It’s been a while since I have posted, the reasons are many. However, none of those reasons are very valid. I just found it impractical to write. This is one of the easiest, and one of the most prevalent, excuses we can use in order to stop ourselves from doing the most worth while things.
I started the school year, way back in September, being impractical. I had big plans, cool ideas, sound theory. As the year went on, until about march I moved forward with these plans and really improved my teaching. At this point I started speaking up in staff meetings.
I was at a new school this past year. I read a post somewhere that said the best way to approach a new job is too keep your head down and really focus on doing a good job for 6 months, then start making noise and show what you can do.
I started sharing my ideas in meetings, offering suggestions for collaborative education, group work, new ways to evaluate and deal with students. I was nervous to speak the first time, I don’t often get nervous. It turns out I was right to be nervous.
I was scoffed at, laughed at, told that my ideas were impractical, that my ideas were great in theory but would never actually work. This was all despite actually doing these things in my class. Despite reams of research backing up my work.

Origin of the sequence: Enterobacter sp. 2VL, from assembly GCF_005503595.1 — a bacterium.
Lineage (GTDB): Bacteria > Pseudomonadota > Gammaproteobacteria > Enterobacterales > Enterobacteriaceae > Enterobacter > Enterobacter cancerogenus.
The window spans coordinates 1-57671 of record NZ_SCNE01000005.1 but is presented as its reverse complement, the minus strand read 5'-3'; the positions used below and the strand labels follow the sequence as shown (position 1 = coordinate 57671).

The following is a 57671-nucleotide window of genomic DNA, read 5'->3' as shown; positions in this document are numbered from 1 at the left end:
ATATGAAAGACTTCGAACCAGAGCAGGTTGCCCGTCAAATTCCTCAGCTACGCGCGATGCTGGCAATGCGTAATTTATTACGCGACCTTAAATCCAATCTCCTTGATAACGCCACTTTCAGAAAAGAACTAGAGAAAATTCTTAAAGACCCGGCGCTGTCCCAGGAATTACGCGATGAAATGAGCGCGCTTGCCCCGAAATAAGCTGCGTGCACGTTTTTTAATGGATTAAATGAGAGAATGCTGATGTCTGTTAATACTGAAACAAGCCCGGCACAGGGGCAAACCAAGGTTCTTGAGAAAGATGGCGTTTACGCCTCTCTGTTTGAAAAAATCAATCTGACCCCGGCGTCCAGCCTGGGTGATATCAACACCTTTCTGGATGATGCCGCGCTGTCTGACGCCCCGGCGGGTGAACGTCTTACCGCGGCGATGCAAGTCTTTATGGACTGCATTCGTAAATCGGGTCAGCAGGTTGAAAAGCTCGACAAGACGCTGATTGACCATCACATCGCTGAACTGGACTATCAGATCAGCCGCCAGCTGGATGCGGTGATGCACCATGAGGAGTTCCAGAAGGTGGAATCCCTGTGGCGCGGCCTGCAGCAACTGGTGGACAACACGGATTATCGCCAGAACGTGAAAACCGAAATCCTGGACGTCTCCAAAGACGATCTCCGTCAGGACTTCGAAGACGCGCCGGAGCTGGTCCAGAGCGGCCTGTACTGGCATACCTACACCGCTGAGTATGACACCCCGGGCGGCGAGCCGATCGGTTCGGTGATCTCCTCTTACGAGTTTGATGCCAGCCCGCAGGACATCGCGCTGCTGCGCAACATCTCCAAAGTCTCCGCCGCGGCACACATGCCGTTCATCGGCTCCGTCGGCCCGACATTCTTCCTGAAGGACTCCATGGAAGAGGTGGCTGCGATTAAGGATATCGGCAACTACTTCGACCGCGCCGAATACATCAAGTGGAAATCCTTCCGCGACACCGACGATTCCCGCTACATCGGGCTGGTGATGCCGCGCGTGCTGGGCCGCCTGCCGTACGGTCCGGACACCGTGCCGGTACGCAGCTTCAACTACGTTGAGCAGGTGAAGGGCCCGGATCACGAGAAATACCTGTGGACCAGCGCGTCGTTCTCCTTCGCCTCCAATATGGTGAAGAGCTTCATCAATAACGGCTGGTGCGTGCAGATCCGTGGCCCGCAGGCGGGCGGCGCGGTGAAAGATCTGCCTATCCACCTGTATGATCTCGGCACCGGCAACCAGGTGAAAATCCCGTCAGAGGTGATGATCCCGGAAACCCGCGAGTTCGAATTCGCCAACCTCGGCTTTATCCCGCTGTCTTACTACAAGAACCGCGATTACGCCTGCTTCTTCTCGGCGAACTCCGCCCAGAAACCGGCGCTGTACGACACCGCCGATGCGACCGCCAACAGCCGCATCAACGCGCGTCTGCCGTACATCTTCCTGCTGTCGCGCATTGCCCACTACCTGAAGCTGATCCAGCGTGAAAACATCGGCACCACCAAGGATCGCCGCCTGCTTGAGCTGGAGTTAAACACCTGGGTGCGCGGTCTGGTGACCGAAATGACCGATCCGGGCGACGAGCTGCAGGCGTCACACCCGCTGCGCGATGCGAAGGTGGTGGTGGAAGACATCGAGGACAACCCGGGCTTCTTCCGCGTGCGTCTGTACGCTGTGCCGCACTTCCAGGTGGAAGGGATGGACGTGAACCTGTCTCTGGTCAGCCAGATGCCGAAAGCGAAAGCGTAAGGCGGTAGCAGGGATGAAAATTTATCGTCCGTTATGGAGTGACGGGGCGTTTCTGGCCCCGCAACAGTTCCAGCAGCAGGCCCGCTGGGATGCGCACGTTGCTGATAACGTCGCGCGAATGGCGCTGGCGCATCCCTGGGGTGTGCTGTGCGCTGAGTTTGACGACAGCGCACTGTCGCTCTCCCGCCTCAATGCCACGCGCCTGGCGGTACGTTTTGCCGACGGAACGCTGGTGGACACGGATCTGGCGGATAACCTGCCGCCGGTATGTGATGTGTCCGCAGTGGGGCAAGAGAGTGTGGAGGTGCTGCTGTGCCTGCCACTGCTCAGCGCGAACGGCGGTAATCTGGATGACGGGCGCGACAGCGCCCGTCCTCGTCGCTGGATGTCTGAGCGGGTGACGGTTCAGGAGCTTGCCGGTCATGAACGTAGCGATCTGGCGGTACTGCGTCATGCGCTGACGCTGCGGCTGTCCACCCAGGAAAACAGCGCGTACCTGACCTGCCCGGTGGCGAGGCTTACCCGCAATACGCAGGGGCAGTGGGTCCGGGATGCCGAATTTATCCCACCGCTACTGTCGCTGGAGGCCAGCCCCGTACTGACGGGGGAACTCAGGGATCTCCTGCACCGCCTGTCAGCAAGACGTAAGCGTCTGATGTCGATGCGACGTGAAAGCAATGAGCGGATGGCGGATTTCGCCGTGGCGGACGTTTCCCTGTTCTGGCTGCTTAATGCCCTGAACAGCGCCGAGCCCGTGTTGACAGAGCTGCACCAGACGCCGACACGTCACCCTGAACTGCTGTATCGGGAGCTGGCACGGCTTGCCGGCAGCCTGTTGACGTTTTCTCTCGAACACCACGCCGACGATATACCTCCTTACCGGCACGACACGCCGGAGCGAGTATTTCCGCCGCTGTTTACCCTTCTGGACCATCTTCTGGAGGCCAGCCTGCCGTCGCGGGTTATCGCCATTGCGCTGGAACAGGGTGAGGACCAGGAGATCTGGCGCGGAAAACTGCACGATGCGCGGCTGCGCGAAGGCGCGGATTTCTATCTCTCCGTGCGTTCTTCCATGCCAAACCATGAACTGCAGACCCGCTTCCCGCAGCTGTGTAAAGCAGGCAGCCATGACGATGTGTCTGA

I spoke up at the meetings for a period of about 3 months before I gave up, something else I don’t often do. I feel bad about not speaking up. The school was better for me speaking, and worse off when I stopped.
Teaching is undergoing some fundamental shifts. We need a new way of doing things. Those new things are impractical when taken in the current context of education. We need more technology, more student voice, more student choice, more group work, more life lessons, more subjectivity.
It’s difficult, its expensive, it’s impractical. It’s worth it.
We need school leaders who can shape school culture. We need teachers who are OK with a little chaos and a lot of change. It can no longer be OK to use the same lesson plans. It was OK for a while, but those old lesson plans serve a purpose we don’t need any more.
We need an educational approach that shapes our students into problem-solvers and leaders. We need innovators and change makers.
Our world is constantly changing, new careers are popping up every day. University degrees fail to make good on the promises of the past. Our students need their passions ignited, not our passions that we choose to show them, but through our guidance through their own journey.
Be impractical, do things the hard way. Our students need us to take risks.
“People that are really very weird can get into sensitive positions and have a tremendous impact on history” ~ Dan Quayle